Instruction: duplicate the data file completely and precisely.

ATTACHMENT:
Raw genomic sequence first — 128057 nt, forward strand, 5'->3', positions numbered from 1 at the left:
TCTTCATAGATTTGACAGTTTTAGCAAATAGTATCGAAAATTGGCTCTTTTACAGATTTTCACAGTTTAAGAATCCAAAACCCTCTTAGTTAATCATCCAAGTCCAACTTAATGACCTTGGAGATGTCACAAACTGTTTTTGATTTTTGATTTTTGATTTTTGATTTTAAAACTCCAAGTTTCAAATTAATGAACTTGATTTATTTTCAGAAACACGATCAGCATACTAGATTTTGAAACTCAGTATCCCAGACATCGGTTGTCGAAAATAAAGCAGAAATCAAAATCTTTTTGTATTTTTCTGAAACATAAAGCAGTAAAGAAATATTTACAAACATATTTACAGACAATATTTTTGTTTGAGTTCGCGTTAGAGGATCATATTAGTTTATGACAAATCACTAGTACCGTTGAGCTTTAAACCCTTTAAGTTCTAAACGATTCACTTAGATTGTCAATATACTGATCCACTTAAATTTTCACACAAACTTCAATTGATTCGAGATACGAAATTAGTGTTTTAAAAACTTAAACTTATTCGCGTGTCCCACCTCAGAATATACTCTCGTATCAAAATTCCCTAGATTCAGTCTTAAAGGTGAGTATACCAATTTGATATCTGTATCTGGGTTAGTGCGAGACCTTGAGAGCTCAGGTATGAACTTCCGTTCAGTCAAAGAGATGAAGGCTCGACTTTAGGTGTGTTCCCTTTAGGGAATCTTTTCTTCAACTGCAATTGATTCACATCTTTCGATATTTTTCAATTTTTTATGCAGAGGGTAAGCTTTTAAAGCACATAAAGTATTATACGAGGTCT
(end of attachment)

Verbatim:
Raw genomic sequence first — 128057 nt, forward strand, 5'->3', positions numbered from 1 at the left:
TCTTCATAGATTTGACAGTTTTAGCAAATAGTATCGAAAATTGGCTCTTTTACAGATTTTCACAGTTTAAGAATCCAAAACCCTCTTAGTTAATCATCCAAGTCCAACTTAATGACCTTGGAGATGTCACAAACTGTTTTTGATTTTTGATTTTTGATTTTTGATTTTAAAACTCCAAGTTTCAAATTAATGAACTTGATTTATTTTCAGAAACACGATCAGCATACTAGATTTTGAAACTCAGTATCCCAGACATCGGTTGTCGAAAATAAAGCAGAAATCAAAATCTTTTTGTATTTTTCTGAAACATAAAGCAGTAAAGAAATATTTACAAACATATTTACAGACAATATTTTTGTTTGAGTTCGCGTTAGAGGATCATATTAGTTTATGACAAATCACTAGTACCGTTGAGCTTTAAACCCTTTAAGTTCTAAACGATTCACTTAGATTGTCAATATACTGATCCACTTAAATTTTCACACAAACTTCAATTGATTCGAGATACGAAATTAGTGTTTTAAAAACTTAAACTTATTCGCGTGTCCCACCTCAGAATATACTCTCGTATCAAAATTCCCTAGATTCAGTCTTAAAGGTGAGTATACCAATTTGATATCTGTATCTGGGTTAGTGCGAGACCTTGAGAGCTCAGGTATGAACTTCCGTTCAGTCAAAGAGATGAAGGCTCGACTTTAGGTGTGTTCCCTTTAGGGAATCTTTTCTTCAACTGCAATTGATTCACATCTTTCGATATTTTTCAATTTTTTATGCAGAGGGTAAGCTTTTAAAGCACATAAAGTATTATACGAGGTCT